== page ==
“Over the next five to ten years we want to see much more of a transition to align our health services to make sure we are creating efficiencies by sharing resources, sharing information, sharing data but also sharing services, aligning our health care services as best we can across the border and across the island.
“Looking at innovation in health care is an important part of that. If you look at new medicines, new drugs and new therapies coming through it makes sense if we are looking at all of that through an all-Ireland lens.”
He said the provision of radiotherapy services and primary percutaneous coronary intervention (PCI) [balloon and stent treatment) to patients from Donegal at Altnagelvin in Derry is an example of the kind of cross-border cooperation he wants to see accelerated in other areas of health care.
“We can see that with Altnagelvin where we have joined up services across the north west - cancer services for example. We need to see it in more areas.
“What I’m trying to do as someone who wants to be a future health minister in the south is to establish how can we create those synergies north and south. How can we make the health service north and south work better for everybody? Where are the areas that we can share capacity, share resources and how can we transition to what we want to see long term which is an Irish national health service? Using the long term lens we are looking at five or ten years down the road to having a national health service that is aligned obviously in a united ireland.”
Deputy Cullinane was in Derry and Letterkenny to garner an understanding of what’s happening within our frontline health care systems at this highly pressurised moment in time.
He said the same issues come up on both sides of the border as the COVID-19 pandemic continues to heap strain on our frontline systems.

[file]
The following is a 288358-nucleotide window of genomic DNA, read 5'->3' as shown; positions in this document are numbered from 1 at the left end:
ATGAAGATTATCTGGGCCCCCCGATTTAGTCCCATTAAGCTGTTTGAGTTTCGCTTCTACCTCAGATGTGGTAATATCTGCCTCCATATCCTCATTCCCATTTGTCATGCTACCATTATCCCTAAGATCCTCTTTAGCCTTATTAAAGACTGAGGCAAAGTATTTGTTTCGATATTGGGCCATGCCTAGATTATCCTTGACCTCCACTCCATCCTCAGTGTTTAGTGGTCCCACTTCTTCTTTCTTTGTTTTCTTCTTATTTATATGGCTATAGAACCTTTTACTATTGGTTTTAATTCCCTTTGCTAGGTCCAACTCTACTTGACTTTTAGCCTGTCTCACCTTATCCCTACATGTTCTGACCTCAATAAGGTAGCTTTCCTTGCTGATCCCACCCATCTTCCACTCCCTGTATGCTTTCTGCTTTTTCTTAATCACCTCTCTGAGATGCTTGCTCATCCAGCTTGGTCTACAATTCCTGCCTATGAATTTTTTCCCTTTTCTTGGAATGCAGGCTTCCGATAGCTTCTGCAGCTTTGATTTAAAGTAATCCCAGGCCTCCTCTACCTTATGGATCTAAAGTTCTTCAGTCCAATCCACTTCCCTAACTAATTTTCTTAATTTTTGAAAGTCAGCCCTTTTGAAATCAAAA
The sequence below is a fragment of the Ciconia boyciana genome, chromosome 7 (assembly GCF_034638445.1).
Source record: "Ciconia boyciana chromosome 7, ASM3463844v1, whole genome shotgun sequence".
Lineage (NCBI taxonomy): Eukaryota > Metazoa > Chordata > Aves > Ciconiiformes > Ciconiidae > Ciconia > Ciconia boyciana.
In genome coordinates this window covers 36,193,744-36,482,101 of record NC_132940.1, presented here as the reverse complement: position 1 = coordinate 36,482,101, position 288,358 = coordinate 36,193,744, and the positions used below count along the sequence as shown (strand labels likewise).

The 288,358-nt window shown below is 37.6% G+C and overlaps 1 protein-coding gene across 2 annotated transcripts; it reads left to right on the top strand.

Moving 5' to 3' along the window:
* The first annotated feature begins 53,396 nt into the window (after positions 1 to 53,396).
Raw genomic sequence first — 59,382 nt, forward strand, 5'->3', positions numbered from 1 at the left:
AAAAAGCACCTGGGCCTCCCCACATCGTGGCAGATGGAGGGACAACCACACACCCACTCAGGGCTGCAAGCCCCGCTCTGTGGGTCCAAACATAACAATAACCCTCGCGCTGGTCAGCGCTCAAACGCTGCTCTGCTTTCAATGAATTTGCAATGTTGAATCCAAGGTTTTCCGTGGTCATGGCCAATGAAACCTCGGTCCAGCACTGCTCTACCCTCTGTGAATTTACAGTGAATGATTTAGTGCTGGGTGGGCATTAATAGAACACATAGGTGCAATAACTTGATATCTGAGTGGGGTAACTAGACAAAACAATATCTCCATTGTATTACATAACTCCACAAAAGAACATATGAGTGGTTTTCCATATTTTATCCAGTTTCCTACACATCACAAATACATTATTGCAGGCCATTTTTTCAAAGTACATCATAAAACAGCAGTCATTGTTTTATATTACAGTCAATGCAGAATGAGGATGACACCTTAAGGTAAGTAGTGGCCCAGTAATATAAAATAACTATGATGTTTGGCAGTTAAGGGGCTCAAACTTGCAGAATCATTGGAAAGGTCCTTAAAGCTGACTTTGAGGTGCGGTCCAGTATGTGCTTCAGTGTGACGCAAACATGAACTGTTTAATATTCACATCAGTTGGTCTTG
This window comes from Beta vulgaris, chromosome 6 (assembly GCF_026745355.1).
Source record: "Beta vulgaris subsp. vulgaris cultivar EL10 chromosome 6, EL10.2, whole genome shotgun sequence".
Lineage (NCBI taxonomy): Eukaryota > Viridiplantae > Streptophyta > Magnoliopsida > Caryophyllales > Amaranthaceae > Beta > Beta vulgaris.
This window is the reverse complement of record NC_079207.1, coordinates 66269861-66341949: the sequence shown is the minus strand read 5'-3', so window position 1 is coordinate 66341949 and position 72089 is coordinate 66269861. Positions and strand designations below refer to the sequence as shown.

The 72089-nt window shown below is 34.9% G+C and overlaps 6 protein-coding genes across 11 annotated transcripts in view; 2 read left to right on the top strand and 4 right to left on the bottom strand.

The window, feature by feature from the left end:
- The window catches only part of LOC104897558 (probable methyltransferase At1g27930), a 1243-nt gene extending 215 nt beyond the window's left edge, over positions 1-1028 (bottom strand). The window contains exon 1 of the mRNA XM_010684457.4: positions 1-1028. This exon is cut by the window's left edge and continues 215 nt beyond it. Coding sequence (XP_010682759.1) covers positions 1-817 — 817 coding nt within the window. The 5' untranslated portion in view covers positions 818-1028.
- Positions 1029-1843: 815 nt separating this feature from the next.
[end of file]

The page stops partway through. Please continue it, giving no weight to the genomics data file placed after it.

“There are huge pressures on our emergency departments. We are seeing rising COVID presentations. We are also seeing a lot of unscheduled care. In the south because of the different waves of COVID we had the cancellation of elective surgeries. That has created huge pressures on GP services, on primary care and community care. Essentially a lot of people were not getting treated and were not getting hospital appointments because of cancellations and pressures on the hospitals through COVID. That is all beginning to catch up now so we are seeing unprecedented presentations to emergency departments. We are seeing the trolly count increase. We are seeing the numbers of people with COVID increase in the south with acute and ICU beds filling up so we have all of those challenges.”
The Executive, of course, have finally decided to proceed with vaccination certification for hospitality venues. Deputy Cullinane said it is a sensible move.
“What we have been calling for in the south is exactly what is now being put in place in the north. What we have had in the south is proof of vaccination-only. What we have been saying is a COVID cert is a COVID cert. What we were saying is that antigen testing, PCR testing and proof of recovery should also be part of it and that is what was agreed at the Executive.”
As someone who has been watching the progression of the COVID-19 emergency closely in the south Deputy Cullinane gives short shrift to those who claim vaccination certification has not stemmed the transmission of SARS-CoV-2 in that jurisdiction.
“What we are seeing in the hospital system in the south is a very disproportionate amount of people in ICU who are unvaccinated - 94% of the adult population are vaccinated. Only six per cent are not and yet the unvaccinated make up 50 per cent of patients in ICU. The vaccination programme works. We would obviously encourage people to get vaccinated. Nobody wants these restrictions to be in place.”
Deputy Cullinane is adamant that he wants to be health minister on one of his next visits to Derry and Donegal.
“Stating that we want the health ministry is a clear statement of intent because we want to make it better and we want to start looking at aligning our health care services and taking the best of both. We don’t see it as a poisoned chalice. We see it as something that if we can get it right we can transform people’s lives.”